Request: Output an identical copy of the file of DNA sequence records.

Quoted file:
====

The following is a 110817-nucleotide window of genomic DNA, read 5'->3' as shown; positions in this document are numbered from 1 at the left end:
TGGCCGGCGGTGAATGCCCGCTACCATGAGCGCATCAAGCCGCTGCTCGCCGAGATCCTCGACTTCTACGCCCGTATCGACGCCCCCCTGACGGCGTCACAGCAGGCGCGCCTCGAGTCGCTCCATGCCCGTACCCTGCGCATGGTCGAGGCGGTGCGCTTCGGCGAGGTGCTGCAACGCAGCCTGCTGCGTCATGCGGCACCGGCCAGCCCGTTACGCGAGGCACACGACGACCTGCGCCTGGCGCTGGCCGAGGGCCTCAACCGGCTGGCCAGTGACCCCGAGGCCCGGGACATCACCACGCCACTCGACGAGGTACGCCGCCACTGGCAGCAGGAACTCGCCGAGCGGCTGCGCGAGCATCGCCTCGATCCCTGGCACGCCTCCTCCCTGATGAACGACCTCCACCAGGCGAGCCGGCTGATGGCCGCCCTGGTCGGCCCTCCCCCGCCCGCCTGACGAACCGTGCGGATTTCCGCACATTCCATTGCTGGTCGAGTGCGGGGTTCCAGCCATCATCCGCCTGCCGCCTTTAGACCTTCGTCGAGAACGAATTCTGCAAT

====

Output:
The following is a 110817-nucleotide window of genomic DNA, read 5'->3' as shown; positions in this document are numbered from 1 at the left end:
TGGCCGGCGGTGAATGCCCGCTACCATGAGCGCATCAAGCCGCTGCTCGCCGAGATCCTCGACTTCTACGCCCGTATCGACGCCCCCCTGACGGCGTCACAGCAGGCGCGCCTCGAGTCGCTCCATGCCCGTACCCTGCGCATGGTCGAGGCGGTGCGCTTCGGCGAGGTGCTGCAACGCAGCCTGCTGCGTCATGCGGCACCGGCCAGCCCGTTACGCGAGGCACACGACGACCTGCGCCTGGCGCTGGCCGAGGGCCTCAACCGGCTGGCCAGTGACCCCGAGGCCCGGGACATCACCACGCCACTCGACGAGGTACGCCGCCACTGGCAGCAGGAACTCGCCGAGCGGCTGCGCGAGCATCGCCTCGATCCCTGGCACGCCTCCTCCCTGATGAACGACCTCCACCAGGCGAGCCGGCTGATGGCCGCCCTGGTCGGCCCTCCCCCGCCCGCCTGACGAACCGTGCGGATTTCCGCACATTCCATTGCTGGTCGAGTGCGGGGTTCCAGCCATCATCCGCCTGCCGCCTTTAGACCTTCGTCGAGAACGAATTCTGCAAT